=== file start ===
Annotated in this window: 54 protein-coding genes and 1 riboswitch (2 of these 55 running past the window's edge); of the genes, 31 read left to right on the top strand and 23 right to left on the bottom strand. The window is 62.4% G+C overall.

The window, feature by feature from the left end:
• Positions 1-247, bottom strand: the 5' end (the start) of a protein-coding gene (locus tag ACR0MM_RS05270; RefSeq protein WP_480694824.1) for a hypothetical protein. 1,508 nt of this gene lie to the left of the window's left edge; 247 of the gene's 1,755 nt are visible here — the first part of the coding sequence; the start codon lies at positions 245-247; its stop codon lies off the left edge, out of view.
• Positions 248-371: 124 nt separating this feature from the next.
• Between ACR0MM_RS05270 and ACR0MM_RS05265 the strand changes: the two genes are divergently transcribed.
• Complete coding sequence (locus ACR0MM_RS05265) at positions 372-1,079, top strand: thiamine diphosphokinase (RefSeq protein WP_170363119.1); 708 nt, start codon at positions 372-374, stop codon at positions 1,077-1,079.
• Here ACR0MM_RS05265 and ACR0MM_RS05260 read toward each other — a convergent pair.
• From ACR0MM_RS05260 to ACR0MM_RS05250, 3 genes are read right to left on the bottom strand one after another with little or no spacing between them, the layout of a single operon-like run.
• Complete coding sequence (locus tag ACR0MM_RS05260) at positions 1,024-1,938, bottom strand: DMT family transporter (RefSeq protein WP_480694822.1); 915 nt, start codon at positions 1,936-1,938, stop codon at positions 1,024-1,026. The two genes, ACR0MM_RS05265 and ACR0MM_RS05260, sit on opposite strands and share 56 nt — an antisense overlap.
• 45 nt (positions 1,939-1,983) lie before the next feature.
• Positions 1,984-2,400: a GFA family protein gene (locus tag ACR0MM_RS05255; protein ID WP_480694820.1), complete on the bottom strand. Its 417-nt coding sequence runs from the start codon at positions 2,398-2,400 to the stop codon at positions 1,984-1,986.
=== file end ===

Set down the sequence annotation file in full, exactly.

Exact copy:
Annotated in this window: 54 protein-coding genes and 1 riboswitch (2 of these 55 running past the window's edge); of the genes, 31 read left to right on the top strand and 23 right to left on the bottom strand. The window is 62.4% G+C overall.

The window, feature by feature from the left end:
• Positions 1-247, bottom strand: the 5' end (the start) of a protein-coding gene (locus tag ACR0MM_RS05270; RefSeq protein WP_480694824.1) for a hypothetical protein. 1,508 nt of this gene lie to the left of the window's left edge; 247 of the gene's 1,755 nt are visible here — the first part of the coding sequence; the start codon lies at positions 245-247; its stop codon lies off the left edge, out of view.
• Positions 248-371: 124 nt separating this feature from the next.
• Between ACR0MM_RS05270 and ACR0MM_RS05265 the strand changes: the two genes are divergently transcribed.
• Complete coding sequence (locus ACR0MM_RS05265) at positions 372-1,079, top strand: thiamine diphosphokinase (RefSeq protein WP_170363119.1); 708 nt, start codon at positions 372-374, stop codon at positions 1,077-1,079.
• Here ACR0MM_RS05265 and ACR0MM_RS05260 read toward each other — a convergent pair.
• From ACR0MM_RS05260 to ACR0MM_RS05250, 3 genes are read right to left on the bottom strand one after another with little or no spacing between them, the layout of a single operon-like run.
• Complete coding sequence (locus tag ACR0MM_RS05260) at positions 1,024-1,938, bottom strand: DMT family transporter (RefSeq protein WP_480694822.1); 915 nt, start codon at positions 1,936-1,938, stop codon at positions 1,024-1,026. The two genes, ACR0MM_RS05265 and ACR0MM_RS05260, sit on opposite strands and share 56 nt — an antisense overlap.
• 45 nt (positions 1,939-1,983) lie before the next feature.
• Positions 1,984-2,400: a GFA family protein gene (locus tag ACR0MM_RS05255; protein ID WP_480694820.1), complete on the bottom strand. Its 417-nt coding sequence runs from the start codon at positions 2,398-2,400 to the stop codon at positions 1,984-1,986.